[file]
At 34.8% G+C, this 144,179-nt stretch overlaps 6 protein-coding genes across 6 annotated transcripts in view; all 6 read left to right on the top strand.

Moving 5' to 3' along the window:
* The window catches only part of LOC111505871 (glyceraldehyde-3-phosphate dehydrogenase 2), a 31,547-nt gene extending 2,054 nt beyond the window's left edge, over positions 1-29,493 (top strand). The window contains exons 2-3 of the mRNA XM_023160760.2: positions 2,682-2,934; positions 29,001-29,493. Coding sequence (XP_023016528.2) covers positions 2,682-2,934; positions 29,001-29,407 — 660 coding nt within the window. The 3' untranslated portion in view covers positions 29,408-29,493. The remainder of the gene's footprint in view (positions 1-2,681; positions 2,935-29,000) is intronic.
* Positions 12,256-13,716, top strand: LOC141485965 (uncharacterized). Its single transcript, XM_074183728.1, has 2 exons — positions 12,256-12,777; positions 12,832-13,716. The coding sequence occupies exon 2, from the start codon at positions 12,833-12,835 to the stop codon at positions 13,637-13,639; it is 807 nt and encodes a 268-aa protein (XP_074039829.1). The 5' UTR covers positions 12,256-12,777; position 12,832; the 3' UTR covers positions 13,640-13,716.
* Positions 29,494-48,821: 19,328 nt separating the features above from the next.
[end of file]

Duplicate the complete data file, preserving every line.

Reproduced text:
At 34.8% G+C, this 144,179-nt stretch overlaps 6 protein-coding genes across 6 annotated transcripts in view; all 6 read left to right on the top strand.

Moving 5' to 3' along the window:
* The window catches only part of LOC111505871 (glyceraldehyde-3-phosphate dehydrogenase 2), a 31,547-nt gene extending 2,054 nt beyond the window's left edge, over positions 1-29,493 (top strand). The window contains exons 2-3 of the mRNA XM_023160760.2: positions 2,682-2,934; positions 29,001-29,493. Coding sequence (XP_023016528.2) covers positions 2,682-2,934; positions 29,001-29,407 — 660 coding nt within the window. The 3' untranslated portion in view covers positions 29,408-29,493. The remainder of the gene's footprint in view (positions 1-2,681; positions 2,935-29,000) is intronic.
* Positions 12,256-13,716, top strand: LOC141485965 (uncharacterized). Its single transcript, XM_074183728.1, has 2 exons — positions 12,256-12,777; positions 12,832-13,716. The coding sequence occupies exon 2, from the start codon at positions 12,833-12,835 to the stop codon at positions 13,637-13,639; it is 807 nt and encodes a 268-aa protein (XP_074039829.1). The 5' UTR covers positions 12,256-12,777; position 12,832; the 3' UTR covers positions 13,640-13,716.
* Positions 29,494-48,821: 19,328 nt separating the features above from the next.